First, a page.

Thursday, 7 November 2019

ALEKSANDR SHPIGLBLAT (ALEXANDER SPIEGELBLATT)


ALEKSANDR SHPIGLBLAT (ALEXANDER SPIEGELBLATT) (August 20, 1927-November 25, 2013)
            He was a poet, born in Câmpulung Moldovenesc, Bukovina.  He attended religious elementary school and a Romanian high school.  His mother tongue was German.  He spent the years 1941-1944 in the Transnistria concentration camp.  After the war he studied at the University of Bucharest, and over the years 1954-1958 he was a lecturer in Russian literature there.  In 1964 he settled in Peta Tikva, Israel.
            He wrote poetry and essays.  He debuted in print in 1950 in Ikuf-bleter (Pages from IKUF [Jewish Cultural Association]) in Bucharest.  He went on to contribute to: Tsaytshrift-Ktav-et (Periodical) in Bucharest, Tsukunft (Future) in New York, Shloyme bikl yoyvl-bukh (Memorial volume for Shloyme Bikl) (New York, 1967), Letste nayes (Latest news) and Di goldene keyt (The golden chain [from 1972 the secretary to the editorial board]) in Tel Aviv; among others.  He was also co-editor of Almanakh (Almanac) published by the Yiddish writers’ association in Israel (Tel Aviv, 1967).  He died in Peta Tikva.
            His writings include: Heymland, lider (Homeland, poetry) (Bucharest: State Publ., 1952), 80 pp.; Yidishe shprakh, leyenbukh farn 5-tn klas (Yiddish language, textbook for the fifth class), with Herta Donenfeld (Bucharest, 1957), 247 pp.; Yidishe shprakh, leyenbukh farn 6-tn klas (Yiddish language, textbook for the sixth class), with Herta Donenfeld (Bucharest, 1958), 153 pp.; Umruike oysyes (Unsettling letters), poetry (Tel Aviv: Hamenorah, 1969), 61 pp.; Papirene zeglen, lider (Paper sails, poetry) (Tel Aviv: Di goldene keyt, 1973), 84 pp.; Volknbremen, lider (Cloud on the brow, poems) (Tel Aviv: Di goldene keyt, 1979), 64 pp.; Neshome-likht (Light of the soul) (Tel Aviv, 1997); In geln tsvishnlikht fun erev-regn, lider 1964-1997 (The yellow twilight on the eve of rain, poetry 1964-1997) (Tel Aviv, 1997), 181 pp.; Griner umet, lider (Green sadness, poetry) (Tel Aviv: Leivick Farlag, 2007), 45 pp.; Getunken in honik-tsar, lider 2005-2009 (Soaked in the honey of bitterness, poetry 2005-2009) (Tel Aviv: Beys sholem-aleykhem, 2009), 116 pp.  His work also appeared in Oyfshtayg (Ascent) in Bucharest.  He was a winner of Manger Prize (1984).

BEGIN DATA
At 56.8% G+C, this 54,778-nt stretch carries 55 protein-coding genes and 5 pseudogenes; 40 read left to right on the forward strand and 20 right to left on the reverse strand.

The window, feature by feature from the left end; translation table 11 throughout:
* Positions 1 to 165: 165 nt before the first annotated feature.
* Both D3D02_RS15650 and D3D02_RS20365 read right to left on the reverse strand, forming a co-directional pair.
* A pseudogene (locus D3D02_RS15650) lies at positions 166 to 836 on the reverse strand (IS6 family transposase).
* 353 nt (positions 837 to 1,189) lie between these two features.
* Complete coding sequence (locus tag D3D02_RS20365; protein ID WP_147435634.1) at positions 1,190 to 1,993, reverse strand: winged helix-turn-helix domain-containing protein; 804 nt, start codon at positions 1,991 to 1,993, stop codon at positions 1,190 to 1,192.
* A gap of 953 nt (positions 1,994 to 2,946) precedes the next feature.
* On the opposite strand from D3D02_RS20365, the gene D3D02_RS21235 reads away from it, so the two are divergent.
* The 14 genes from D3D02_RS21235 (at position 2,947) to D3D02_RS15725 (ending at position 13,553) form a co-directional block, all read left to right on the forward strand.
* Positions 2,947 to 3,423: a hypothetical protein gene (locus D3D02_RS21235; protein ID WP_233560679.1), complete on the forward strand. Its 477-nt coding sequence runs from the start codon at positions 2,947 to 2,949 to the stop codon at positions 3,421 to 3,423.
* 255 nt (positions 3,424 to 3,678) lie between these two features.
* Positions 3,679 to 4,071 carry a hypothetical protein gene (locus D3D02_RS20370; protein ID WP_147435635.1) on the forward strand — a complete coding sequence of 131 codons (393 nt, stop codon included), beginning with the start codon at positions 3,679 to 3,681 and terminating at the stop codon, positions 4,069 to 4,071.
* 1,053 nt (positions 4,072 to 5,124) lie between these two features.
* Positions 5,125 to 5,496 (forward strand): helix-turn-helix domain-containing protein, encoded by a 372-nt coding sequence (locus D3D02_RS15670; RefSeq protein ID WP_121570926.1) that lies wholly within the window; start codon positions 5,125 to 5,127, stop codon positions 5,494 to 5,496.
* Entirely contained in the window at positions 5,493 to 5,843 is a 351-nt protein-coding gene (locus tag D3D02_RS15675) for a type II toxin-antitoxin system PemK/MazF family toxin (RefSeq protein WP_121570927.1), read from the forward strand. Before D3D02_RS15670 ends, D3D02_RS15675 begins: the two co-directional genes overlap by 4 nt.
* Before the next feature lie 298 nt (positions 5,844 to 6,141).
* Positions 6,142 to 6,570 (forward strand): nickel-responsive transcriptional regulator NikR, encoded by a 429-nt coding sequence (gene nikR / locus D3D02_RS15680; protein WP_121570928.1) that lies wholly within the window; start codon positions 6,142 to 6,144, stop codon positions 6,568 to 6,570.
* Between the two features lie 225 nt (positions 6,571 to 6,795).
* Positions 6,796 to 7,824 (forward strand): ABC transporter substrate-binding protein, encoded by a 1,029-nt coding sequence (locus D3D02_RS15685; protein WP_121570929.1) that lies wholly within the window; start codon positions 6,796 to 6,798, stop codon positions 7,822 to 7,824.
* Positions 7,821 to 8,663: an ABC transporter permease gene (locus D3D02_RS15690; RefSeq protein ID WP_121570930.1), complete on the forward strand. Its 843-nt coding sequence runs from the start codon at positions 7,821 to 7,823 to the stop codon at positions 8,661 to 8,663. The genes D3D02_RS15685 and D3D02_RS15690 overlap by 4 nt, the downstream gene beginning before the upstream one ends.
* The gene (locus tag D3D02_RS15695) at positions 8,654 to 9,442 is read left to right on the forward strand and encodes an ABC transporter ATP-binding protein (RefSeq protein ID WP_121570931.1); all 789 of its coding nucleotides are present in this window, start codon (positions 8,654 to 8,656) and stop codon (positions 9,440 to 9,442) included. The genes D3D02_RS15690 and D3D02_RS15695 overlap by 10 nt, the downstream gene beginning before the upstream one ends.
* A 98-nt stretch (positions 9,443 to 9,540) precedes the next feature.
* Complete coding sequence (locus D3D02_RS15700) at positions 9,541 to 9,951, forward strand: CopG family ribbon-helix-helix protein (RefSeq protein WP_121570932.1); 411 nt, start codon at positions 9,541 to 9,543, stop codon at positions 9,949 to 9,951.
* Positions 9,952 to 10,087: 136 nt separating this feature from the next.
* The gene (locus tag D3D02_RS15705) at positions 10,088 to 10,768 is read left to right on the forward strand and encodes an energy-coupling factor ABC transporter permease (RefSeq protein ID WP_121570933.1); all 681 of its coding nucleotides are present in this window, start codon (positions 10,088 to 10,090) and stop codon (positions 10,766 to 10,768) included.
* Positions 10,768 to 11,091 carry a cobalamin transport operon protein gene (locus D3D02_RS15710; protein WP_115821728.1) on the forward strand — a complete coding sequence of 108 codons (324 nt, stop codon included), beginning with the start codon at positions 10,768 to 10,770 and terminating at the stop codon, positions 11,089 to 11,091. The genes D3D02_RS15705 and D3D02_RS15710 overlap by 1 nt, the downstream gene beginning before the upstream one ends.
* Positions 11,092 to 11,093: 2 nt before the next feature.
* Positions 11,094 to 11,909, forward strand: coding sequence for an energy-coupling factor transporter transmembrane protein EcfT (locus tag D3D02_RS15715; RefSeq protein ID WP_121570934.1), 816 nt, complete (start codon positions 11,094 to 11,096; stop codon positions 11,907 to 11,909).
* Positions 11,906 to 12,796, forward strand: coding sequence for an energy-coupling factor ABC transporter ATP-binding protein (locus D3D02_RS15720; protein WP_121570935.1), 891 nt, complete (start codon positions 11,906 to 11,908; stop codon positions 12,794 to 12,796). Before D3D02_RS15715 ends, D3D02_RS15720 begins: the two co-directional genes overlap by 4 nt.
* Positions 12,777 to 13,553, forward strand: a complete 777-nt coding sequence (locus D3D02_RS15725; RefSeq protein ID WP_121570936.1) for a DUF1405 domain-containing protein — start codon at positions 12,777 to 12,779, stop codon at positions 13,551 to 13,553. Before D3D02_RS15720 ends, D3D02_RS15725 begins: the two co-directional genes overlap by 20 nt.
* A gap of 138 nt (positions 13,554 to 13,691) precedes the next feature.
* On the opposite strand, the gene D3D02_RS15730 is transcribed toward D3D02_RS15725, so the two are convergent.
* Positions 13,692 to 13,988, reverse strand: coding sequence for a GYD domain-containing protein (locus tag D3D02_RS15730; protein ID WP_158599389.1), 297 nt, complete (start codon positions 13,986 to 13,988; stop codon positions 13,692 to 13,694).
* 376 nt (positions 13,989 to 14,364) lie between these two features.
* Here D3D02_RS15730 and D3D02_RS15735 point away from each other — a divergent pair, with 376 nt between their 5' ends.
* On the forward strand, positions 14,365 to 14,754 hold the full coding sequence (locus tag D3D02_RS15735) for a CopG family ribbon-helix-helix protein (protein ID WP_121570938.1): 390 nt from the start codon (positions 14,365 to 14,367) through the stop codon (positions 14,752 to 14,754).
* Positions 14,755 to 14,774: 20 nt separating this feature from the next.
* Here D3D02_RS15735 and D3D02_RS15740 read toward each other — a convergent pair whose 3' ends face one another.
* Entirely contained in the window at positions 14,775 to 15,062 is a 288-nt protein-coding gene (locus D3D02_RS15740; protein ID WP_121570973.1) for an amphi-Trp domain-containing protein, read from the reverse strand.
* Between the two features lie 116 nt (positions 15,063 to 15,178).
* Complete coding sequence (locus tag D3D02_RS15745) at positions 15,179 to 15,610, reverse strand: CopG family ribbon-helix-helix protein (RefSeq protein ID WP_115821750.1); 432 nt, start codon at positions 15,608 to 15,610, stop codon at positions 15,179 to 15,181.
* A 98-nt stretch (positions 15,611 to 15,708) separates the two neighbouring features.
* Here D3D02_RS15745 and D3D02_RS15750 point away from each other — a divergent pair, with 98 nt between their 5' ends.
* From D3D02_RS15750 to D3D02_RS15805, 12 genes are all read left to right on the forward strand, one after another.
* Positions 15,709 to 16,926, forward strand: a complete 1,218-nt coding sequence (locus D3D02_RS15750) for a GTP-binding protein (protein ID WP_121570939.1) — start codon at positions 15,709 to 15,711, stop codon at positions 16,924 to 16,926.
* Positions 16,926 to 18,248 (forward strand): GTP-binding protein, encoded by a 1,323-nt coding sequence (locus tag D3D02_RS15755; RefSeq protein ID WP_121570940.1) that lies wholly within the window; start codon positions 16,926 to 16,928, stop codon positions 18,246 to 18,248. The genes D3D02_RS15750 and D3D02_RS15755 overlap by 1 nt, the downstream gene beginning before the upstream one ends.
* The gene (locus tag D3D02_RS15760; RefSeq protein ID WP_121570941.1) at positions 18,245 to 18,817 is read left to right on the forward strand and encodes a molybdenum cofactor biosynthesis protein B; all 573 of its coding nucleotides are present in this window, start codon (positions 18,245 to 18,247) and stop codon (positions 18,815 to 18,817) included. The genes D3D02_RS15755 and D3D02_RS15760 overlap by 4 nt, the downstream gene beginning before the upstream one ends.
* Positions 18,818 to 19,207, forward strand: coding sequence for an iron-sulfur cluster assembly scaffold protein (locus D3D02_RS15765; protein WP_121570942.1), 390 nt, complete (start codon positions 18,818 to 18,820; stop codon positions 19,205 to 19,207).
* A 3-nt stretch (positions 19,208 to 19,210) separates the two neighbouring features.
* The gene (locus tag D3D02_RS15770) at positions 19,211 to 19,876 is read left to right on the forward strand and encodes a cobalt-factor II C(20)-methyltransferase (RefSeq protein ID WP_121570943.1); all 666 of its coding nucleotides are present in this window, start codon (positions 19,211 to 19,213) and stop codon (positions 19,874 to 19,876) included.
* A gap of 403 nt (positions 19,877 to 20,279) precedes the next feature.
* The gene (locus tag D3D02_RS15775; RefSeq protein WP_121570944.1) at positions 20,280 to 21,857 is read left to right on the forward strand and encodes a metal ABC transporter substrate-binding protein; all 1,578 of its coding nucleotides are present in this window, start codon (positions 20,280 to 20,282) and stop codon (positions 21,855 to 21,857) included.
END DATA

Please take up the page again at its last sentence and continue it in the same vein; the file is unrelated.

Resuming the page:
“Poetic frugality, lyrical miniature, the short poem” wrote Yitskhok Yanasovitsh, “found in Shpiglblat a highly talented singer.”
            “His poetry could serve,” noted Yitskhok Paner, “as an exemplar of word- and verse-austerity…short flashes that light up a distant, dark domain for a time.”


Sources: Froym Oyerbakh, in Svive (New York) (May 1969); Yitskhok Paner, in Letste nayes (Tel Aviv) (May 30, 1969); Yitskhok Yanasovitsh, in Folksblat (Tel Aviv) (January 1974); Froym Roytman, in Yisroel-shtime (Tel Aviv) (August 7, 1974); Yeshurin archive, YIVO (New York).
Ruvn Goldberg

[Additional information from: Berl Kagan, comp., Leksikon fun yidish-shraybers (Biographical dictionary of Yiddish writers) (New York, 1986), col. 533.]


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